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Young adults with high cholesterol may need statins: Study

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Toronto: Millions of people globally take statins to help lower their cholesterol level. Canadian researchers have now developed a new approach to determine which individuals should receive such important medications to prevent heart disease, especially in younger people.

“We should not only be considering who is at risk of heart disease but, more importantly, who would benefit from these medications based on randomised clinical trial data,” explained lead author Dr George Thanassoulis, associate professor in medicine at McGill University.

For example, younger patients who have high cholesterol are frequently considered too young to be at risk of heart attack in the short term.

“But our analysis shows that they would benefit from treatment, even in the short term, and therefore should be eligible for statin treatment,” added Dr Thanassoulis, also from the Research Institute of the McGill University Health Centre (RI-MUHC) in Montreal.

Currently statins are prescribed to patients based on their future risk of cardiovascular disease – mainly driven by age – which excludes many individuals who may benefit from them.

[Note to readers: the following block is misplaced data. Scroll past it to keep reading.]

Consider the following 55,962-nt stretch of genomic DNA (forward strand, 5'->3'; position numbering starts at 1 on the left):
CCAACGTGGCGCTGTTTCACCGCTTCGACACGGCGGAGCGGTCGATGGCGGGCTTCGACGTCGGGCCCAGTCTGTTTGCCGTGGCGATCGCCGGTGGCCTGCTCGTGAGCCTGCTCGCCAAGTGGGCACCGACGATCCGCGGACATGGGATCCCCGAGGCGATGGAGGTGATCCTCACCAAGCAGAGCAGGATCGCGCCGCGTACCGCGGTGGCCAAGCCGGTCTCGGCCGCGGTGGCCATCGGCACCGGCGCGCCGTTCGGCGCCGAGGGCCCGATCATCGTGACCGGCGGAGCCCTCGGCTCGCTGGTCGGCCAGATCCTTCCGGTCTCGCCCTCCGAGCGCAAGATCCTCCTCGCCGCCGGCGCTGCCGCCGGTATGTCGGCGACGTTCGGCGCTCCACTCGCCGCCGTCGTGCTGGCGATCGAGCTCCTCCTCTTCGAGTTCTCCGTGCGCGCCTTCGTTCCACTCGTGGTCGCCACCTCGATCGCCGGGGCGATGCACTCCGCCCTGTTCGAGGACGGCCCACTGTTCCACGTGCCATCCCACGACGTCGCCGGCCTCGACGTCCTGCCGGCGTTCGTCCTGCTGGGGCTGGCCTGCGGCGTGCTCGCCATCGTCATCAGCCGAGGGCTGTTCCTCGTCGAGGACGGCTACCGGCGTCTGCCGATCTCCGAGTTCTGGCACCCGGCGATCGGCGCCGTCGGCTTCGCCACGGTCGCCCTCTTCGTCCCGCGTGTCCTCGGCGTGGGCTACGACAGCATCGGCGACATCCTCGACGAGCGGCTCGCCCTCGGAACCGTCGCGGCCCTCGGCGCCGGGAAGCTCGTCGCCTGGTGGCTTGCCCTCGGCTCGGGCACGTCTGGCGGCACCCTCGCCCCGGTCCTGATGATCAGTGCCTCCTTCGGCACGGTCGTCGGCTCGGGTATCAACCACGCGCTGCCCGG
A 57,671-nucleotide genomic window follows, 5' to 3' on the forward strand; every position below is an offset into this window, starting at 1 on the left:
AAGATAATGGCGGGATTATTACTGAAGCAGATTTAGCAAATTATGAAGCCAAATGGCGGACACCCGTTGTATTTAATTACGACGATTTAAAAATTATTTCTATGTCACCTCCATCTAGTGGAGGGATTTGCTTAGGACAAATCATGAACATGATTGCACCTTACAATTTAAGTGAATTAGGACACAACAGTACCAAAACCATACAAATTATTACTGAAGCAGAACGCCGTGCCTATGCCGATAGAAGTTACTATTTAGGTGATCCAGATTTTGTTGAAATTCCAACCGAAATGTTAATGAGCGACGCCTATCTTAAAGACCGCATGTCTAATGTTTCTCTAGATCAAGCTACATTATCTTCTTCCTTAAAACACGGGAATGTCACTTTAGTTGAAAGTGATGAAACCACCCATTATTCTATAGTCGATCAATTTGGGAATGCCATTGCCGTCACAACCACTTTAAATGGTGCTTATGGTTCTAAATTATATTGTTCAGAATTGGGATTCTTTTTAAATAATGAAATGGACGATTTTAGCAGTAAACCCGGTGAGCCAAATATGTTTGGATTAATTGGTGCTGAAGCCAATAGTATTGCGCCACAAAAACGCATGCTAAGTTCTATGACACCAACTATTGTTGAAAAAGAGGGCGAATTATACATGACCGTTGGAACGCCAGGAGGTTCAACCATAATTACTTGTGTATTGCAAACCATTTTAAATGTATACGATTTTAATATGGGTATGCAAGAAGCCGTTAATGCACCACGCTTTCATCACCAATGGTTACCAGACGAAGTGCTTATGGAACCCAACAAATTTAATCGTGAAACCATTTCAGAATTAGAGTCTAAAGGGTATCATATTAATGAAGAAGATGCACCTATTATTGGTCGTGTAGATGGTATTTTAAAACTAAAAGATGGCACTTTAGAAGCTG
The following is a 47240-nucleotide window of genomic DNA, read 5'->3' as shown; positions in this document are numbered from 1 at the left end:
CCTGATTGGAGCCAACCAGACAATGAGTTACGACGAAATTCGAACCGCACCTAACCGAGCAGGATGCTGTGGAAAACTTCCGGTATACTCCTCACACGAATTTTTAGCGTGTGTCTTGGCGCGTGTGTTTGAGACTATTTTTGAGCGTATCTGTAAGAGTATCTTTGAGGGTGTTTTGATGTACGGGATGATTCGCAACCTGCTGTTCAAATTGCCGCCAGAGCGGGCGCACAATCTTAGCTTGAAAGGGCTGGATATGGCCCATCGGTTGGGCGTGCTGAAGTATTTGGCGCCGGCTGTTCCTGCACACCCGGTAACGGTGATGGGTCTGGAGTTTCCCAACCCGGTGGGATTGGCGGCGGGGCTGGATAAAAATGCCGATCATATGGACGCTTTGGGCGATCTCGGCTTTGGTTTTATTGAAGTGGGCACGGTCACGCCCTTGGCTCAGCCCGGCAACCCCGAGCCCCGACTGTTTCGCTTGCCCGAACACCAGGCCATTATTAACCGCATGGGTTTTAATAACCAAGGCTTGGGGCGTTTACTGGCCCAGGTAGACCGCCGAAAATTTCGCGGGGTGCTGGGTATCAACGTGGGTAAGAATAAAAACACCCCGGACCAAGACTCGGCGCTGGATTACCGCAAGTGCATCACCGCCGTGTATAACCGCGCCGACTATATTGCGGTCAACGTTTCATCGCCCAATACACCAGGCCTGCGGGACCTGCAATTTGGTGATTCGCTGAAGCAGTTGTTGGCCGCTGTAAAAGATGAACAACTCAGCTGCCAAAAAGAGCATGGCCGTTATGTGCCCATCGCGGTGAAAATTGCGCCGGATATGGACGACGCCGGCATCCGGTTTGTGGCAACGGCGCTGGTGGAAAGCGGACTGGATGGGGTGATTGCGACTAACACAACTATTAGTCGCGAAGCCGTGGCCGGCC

The team performed their study using data from 2,134 participants from the National Health and Nutrition Examination Survey representing 71.8 million Americans potentially eligible for statins.

Two approaches for statin eligibility were compared: a 10-year risk based approach – currently in use – and an individualised benefit approach.

The latter method of determining who should receive statins was found to produce greater eligibility.

“Using a benefit-based approach, we identified 9.5 million lower-risk Americans not currently eligible for statin treatment, who had the same or greater expected benefit from statins as higher-risk individuals,” noted Dr Thanassoulis in a paper published in the journal Circulation.

Targeting statin treatment to this group would be expected to prevent an additional 266,000 heart attacks and strokes over 10 years,” he added.

The team is now developing a Web interface to extend the use of their calculation model to physicians.

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